The Forever Winter

The Forever Winter

First in Group • Ghost Story / Dance Studio / A drop of blood

Synopsis: In the aftermath of the 872 day siege that left Leningrad in devastation, a war correspondent returns to his home city in search of lost family and stories of survival.


I was on assignment when Nazi forces blockaded all roads into Leningrad. I returned a thousand days later, to try to find my family. I never found them, but I did find others with stories to tell. 


“How did you survive?” 

It’s the same question I ask everyone.

Lilya is quiet a long time. She won’t meet my eyes. One of her canine teeth peeks out from under her lip. 

She taps her foot against the bare wood floor. “There used to be nice carpet here. We had to burn it, like everything else.”

It’s almost an answer.

“I’m glad you’ve come. We need art and beauty back in this city. Why not start with the ballet?  With the spirit of the dancer.”

The Academy has become a shrine. Lilya guides me down the poorly lit hallway, it’s lined with portraits of fresh faced girls who once filled this place with life.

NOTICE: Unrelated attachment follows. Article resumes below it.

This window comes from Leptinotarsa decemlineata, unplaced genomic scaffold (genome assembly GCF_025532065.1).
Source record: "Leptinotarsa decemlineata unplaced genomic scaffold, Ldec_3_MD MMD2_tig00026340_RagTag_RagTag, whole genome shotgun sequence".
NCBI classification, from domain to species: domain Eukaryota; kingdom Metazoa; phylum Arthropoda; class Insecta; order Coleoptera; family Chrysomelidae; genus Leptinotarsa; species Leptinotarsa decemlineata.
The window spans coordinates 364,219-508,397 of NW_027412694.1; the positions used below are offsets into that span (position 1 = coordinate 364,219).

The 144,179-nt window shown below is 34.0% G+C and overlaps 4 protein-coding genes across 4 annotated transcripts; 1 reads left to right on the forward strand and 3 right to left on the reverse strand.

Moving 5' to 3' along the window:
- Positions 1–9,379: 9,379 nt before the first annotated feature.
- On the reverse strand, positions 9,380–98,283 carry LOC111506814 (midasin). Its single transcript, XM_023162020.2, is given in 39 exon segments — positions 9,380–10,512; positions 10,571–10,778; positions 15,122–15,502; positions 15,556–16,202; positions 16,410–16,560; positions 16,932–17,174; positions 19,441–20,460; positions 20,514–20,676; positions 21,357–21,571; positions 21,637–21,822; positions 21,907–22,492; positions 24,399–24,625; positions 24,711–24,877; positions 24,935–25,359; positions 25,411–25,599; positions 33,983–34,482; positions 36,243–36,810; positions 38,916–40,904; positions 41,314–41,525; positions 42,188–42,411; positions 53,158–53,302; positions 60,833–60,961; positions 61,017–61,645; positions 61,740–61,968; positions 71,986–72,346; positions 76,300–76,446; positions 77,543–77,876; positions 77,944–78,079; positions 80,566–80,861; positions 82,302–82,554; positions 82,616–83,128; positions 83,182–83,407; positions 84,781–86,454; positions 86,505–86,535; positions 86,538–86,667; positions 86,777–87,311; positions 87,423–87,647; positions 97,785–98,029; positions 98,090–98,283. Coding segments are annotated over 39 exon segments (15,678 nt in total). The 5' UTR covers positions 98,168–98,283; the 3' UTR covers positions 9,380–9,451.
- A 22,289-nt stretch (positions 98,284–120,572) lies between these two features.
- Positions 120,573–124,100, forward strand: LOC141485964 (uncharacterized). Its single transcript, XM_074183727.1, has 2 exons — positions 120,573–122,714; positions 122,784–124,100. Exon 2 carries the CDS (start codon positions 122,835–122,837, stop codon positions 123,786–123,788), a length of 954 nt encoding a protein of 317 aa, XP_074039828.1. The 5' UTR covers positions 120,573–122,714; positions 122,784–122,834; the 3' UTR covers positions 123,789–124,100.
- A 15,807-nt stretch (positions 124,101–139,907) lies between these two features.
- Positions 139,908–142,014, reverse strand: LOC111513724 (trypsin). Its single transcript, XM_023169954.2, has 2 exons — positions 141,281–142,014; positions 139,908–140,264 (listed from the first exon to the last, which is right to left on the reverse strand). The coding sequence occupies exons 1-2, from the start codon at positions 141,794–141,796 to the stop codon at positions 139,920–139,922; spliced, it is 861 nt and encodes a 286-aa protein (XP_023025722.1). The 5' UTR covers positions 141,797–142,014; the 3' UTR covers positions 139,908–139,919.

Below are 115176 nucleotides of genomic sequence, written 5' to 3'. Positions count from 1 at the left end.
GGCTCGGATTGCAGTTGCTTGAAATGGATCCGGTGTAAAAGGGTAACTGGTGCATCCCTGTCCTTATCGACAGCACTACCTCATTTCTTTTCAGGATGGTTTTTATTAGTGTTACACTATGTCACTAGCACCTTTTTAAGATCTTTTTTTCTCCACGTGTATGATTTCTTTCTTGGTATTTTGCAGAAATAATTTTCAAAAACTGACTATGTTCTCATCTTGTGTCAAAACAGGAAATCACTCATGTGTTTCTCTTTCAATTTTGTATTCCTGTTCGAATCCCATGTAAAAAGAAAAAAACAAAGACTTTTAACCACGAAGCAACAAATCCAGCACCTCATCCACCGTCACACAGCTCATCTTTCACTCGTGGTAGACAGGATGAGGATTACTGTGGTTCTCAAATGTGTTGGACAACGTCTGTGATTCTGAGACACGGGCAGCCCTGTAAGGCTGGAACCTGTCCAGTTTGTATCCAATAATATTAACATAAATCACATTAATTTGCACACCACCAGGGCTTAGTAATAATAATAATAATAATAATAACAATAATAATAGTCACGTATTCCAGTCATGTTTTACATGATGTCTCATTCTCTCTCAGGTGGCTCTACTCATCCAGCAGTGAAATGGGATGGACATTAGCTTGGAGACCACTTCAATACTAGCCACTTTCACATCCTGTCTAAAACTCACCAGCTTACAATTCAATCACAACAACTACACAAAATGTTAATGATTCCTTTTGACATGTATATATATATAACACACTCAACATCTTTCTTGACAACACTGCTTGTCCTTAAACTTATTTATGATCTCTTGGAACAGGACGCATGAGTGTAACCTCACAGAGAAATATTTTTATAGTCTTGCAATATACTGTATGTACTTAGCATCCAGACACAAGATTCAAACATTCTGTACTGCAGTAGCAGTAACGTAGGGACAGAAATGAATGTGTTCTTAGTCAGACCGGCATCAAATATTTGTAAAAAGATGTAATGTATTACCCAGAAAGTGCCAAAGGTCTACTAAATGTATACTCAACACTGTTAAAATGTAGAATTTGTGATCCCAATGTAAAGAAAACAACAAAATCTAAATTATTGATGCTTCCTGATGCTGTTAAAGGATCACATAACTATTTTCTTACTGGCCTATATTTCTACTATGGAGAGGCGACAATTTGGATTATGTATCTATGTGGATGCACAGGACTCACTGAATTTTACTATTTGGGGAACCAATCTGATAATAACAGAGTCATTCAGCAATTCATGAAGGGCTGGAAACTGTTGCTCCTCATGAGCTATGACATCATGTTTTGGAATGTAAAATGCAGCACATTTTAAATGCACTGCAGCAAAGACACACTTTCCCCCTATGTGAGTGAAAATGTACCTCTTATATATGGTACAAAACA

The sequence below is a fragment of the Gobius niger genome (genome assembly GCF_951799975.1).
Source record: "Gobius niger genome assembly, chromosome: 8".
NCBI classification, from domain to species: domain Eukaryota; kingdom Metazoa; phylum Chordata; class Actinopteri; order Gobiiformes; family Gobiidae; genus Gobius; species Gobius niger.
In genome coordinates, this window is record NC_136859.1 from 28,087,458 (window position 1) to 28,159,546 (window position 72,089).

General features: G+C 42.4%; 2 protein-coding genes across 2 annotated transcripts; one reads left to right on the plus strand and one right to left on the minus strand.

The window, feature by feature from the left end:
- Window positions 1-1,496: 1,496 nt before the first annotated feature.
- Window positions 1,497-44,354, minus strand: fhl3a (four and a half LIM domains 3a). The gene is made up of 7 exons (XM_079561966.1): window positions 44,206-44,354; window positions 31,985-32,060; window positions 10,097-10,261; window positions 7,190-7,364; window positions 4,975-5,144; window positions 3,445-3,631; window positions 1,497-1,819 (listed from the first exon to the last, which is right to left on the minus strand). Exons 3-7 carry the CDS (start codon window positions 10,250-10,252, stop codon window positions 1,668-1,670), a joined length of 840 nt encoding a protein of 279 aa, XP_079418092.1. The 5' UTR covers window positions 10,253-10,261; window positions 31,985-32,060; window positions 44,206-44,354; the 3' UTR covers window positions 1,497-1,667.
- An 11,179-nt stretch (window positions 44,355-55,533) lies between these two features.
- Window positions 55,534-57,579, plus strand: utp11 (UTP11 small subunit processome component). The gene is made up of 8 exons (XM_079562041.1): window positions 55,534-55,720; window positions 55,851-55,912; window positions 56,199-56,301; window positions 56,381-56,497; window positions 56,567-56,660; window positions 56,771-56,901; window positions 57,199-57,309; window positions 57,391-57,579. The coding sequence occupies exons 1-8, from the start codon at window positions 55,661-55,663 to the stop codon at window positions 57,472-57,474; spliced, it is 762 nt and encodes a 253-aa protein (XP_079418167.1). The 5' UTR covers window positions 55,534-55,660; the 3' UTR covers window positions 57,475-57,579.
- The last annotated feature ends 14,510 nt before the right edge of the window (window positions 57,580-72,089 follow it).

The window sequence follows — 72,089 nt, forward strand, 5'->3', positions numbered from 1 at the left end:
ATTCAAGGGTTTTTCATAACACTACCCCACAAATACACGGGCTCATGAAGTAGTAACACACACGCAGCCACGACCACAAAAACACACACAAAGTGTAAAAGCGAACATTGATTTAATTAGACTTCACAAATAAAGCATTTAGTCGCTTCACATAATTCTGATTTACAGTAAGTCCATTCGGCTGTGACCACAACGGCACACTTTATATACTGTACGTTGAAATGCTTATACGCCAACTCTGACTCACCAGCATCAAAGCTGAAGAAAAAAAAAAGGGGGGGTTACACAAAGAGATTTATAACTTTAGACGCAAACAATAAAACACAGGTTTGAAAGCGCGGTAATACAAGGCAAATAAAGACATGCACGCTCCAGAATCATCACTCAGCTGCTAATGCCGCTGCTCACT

“She still dances,” Lilya points to a brightly freckled girl with a sharp collarbone and a sharper bun. She touches the next frame. 

“I was a mediocre dancer,” she says. “My mother used to say my heart was too heavy for flight.”

I can see it, the burden that weighs her down. It’s in her unsmiling mouth and abyss-struck eyes. The protruding eye-tooth marring her somber beauty.

Lilya moves up the corridor, gesturing as she goes. “Disappeared. Dead. Dead. Karina, she still comes. But her sister Violeta is dead. So many. Dead.”

I hold up my Graflex and Lilya nods. The flashbulb flares and I know the girl’s faces will be invisible under the glare. As I aim again, I catch Lilya with a wistful face, her fingers resting on her own portrait.  I know, it’s the right photograph. 

“I knew people were monsters, even before. Because of dance…so I should not have been surprised. Come. See the dancers.”

A curtain made of a faded and fraying bedsheet hangs in the door frame. This city is missing so many doors. Doors, and people. Gone. Anything that could be eaten or traded for food, everything that could be burned—gone.